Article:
Always on the lookout for a great deal when it comes to collecting movies, I recently scored the Ford at Fox giant box set allowing me to acquire copies of some of his earlier films including this pre-code naval story featuring George O’Brien.

While filmed long before WW2 that would see Ford actively in the Navy and even have Admiral John Ford engraved on his tombstone, Seas Beneath proved to be a fitting topic for Ford during the early years of the talking motion picture. Top billed O’Brien is leading a ragtag group of sailors on an espionage venture to put an end to Henry Victor’s German U-boat wreaking havoc in 1918 during the first world war.

Aboard a schooner and incognito, O’Brien’s crew includes a very Victor McLaglen like Irish sergeant only this time it’s Walter Kelly as Chief Costello, Warren Hymer and Steve Pendleton as a young sailor who will play a major part in how the plot unfolds. O’Brien’s command is to act as bait to lure the enemy’s craft into surfacing and attacking while a U.S. submarine hangs back to knock off Victor’s enemy sub. The schooner will pull into a friendly port where the German boat is moored which allows for shore leave, prostitutes and interaction between the opposing commanders over a beer in a local dive bar. It’s also another opportunity for Ford to continue injecting his usual bits of comedy relief with Hymer and Kelly taking center stage.

It’s interesting to note that when Victor is talking to his own officers including John Loder, they speak German and the film offers title cards as if it were a silent film in lieu of subtitles. It’s in port that O’Brien will take up with Marion Lessing who is actually a German spy and the sister of Commander Victor. I know it’s an early thirties flick and injecting crazy plot inventions like these were common but it’s just too ridiculous from our vantage point and I wonder if it was thought of the same at the time. There’s a definite conflict of interest here for O’Brien when he finds out his beloved’s innermost feelings and her true love for the Fatherland.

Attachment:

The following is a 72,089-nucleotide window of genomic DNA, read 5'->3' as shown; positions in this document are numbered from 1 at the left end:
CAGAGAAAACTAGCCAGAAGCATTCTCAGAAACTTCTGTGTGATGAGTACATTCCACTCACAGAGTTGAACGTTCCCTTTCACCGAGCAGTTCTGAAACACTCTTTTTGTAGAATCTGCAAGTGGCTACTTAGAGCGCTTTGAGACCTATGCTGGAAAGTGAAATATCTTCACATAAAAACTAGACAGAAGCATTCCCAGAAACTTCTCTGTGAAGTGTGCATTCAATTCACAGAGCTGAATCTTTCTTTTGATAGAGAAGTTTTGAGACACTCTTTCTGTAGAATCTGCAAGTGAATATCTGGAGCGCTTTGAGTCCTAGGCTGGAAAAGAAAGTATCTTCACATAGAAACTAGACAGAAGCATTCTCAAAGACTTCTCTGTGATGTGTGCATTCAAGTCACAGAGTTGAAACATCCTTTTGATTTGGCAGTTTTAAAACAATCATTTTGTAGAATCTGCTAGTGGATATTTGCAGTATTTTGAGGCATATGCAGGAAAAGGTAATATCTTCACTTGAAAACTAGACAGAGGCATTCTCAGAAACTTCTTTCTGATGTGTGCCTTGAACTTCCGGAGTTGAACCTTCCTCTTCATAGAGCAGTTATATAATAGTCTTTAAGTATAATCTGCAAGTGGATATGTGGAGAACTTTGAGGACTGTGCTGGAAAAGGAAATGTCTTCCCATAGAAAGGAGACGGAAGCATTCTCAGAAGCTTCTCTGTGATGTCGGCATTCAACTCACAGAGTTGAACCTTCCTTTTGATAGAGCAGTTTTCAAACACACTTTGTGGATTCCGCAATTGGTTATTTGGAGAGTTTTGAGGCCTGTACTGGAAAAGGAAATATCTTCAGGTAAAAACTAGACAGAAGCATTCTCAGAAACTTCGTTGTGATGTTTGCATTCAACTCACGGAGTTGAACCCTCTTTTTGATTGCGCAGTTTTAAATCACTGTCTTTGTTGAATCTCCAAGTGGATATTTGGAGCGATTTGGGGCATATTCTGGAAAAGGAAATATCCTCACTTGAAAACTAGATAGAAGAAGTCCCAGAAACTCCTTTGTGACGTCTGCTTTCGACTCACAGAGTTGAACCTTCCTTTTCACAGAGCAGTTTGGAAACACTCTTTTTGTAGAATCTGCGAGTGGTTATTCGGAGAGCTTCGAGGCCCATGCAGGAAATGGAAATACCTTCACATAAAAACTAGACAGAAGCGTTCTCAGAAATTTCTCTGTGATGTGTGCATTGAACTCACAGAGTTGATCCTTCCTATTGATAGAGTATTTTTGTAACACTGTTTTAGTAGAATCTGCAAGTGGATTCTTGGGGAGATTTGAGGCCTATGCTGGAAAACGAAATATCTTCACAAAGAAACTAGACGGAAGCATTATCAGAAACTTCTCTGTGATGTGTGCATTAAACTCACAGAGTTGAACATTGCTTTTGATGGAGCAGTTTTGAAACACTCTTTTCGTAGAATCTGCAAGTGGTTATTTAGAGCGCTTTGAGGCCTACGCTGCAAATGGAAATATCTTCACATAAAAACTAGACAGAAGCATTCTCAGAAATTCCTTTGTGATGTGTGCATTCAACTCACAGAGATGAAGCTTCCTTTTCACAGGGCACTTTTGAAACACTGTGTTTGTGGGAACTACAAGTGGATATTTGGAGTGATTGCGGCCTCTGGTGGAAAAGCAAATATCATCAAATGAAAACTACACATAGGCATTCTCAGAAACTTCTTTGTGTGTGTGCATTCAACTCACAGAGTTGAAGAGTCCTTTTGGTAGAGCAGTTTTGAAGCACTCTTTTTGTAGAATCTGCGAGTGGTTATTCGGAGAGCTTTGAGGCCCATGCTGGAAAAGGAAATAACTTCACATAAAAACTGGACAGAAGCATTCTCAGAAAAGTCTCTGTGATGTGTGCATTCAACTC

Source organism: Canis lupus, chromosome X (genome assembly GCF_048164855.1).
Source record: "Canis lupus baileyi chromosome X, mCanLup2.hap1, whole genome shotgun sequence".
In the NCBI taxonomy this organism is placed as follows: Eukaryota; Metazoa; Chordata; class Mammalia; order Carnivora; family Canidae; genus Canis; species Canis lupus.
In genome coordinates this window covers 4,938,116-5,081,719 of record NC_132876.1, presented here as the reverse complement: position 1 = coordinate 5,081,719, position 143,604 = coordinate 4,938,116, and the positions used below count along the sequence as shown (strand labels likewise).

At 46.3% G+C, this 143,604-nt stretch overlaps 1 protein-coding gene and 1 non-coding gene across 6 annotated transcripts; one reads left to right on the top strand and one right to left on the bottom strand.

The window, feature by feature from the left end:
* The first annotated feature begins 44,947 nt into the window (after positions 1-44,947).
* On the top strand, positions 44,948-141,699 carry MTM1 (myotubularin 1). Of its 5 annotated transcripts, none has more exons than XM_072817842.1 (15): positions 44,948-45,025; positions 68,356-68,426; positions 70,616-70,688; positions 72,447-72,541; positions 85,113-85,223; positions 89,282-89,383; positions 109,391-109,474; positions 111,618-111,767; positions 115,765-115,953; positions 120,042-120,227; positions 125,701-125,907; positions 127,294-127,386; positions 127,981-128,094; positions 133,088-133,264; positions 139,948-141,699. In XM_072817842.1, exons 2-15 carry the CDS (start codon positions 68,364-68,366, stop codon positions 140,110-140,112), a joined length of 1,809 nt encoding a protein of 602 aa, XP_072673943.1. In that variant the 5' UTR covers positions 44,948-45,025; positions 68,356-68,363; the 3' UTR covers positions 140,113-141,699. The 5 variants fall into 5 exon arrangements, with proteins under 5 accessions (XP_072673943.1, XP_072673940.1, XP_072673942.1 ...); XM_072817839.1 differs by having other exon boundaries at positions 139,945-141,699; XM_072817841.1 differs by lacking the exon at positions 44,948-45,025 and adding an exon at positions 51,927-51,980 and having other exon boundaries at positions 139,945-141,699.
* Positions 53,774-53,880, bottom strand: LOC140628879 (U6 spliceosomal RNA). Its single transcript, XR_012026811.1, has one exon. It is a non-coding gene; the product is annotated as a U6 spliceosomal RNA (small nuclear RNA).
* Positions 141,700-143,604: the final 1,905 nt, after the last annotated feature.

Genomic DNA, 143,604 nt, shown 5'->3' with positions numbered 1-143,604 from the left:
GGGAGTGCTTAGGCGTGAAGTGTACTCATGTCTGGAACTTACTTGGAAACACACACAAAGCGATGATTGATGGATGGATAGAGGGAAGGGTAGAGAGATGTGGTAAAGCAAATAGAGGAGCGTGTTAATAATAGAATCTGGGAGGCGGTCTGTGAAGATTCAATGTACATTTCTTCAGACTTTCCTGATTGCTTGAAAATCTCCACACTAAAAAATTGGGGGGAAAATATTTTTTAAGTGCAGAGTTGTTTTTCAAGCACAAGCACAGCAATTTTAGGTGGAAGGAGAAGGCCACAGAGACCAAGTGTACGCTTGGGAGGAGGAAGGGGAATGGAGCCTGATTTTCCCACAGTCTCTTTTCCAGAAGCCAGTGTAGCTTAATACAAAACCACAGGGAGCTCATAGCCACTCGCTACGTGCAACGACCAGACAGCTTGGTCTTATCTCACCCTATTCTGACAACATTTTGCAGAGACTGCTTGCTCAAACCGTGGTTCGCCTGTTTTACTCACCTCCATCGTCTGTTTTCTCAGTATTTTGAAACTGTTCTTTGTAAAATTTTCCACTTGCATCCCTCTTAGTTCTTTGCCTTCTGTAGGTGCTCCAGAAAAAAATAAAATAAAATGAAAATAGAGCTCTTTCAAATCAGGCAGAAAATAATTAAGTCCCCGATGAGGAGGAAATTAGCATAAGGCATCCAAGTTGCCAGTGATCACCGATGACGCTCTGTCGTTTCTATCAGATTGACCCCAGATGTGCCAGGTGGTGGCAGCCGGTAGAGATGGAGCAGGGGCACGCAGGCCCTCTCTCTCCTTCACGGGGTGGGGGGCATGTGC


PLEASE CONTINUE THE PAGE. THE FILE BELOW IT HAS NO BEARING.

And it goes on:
“Don’t you realize there’s something going on in the world much bigger than you and I – WAR!”

The major pre-code sequence would be when the young Pendleton takes up with cabaret dancer, Mona Maris. She’s clearly a prostitute and herself working for the German war machine. She’ll lure Pendleton to her bedroom for the implied sexual tryst. It’s here that her alliance to the German’s comes forward and Pendleton will find himself drugged and searched leading Victor to confirm his suspicions that the O’Brien schooner is really a U.S. navy vessel.

It’s now time to head to the high seas and the inevitable clash between the two Captains. Truthfully, it’s a pretty exciting confrontation considering this is a 1931 flick and one has to love the fact that it’s not studio bound but rather filmed on the water with the cooperation of the Navy which supplied a submarine for Ford to capture on camera at various points in the final battle. Guns, explosions and cannon fire fill the screen during the final battle that is only undermined by a tacky add on ending for those who still expect a love affair to be tossed into this tale of battle weary men on the open seas. I’ve often heard the story of Ford ripping out pages from a script to annoy producers visiting the set hoping to speed him up to save money and him subsequently never filming the torn pages. He should have pulled that stunt here on the closing scene as it’s just too corny.

A curio to be sure and a window to the past for Navy buffs, film buffs and those that love the world as filmed by John Ford. Glad I finally caught up with this one though I was disappointed not to spot a young John Wayne or Ward Bond on board taking orders from O’Brien.